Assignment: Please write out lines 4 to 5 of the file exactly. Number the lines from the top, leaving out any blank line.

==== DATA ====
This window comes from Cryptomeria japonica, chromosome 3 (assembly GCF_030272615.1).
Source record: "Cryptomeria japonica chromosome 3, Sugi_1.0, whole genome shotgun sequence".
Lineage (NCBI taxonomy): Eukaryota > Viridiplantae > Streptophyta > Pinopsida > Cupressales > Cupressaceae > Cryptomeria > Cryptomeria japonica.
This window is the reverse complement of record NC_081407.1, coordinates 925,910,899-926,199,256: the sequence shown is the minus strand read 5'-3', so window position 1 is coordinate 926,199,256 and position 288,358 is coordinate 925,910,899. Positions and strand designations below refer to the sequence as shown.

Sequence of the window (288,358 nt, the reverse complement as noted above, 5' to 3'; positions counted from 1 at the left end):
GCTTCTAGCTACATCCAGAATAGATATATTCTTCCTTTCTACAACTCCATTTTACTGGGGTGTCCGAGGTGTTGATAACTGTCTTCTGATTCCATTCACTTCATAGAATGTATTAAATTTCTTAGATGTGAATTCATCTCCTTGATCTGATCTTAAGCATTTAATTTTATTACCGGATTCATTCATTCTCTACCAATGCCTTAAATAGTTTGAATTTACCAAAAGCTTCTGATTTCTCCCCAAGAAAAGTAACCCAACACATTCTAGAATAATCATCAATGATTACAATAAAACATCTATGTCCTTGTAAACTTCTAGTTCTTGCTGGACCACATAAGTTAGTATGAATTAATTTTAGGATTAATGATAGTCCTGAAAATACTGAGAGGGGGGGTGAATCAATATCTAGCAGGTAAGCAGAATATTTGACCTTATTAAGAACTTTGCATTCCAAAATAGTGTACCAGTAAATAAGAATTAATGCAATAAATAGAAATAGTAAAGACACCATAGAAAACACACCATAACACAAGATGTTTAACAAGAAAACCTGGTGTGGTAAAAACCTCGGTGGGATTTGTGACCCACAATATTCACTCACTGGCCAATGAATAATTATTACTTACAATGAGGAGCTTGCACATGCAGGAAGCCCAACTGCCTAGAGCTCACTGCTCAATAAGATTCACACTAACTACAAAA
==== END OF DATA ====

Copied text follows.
This window is the reverse complement of record NC_081407.1, coordinates 925,910,899-926,199,256: the sequence shown is the minus strand read 5'-3', so window position 1 is coordinate 926,199,256 and position 288,358 is coordinate 925,910,899. Positions and strand designations below refer to the sequence as shown.

Sequence of the window (288,358 nt, the reverse complement as noted above, 5' to 3'; positions counted from 1 at the left end):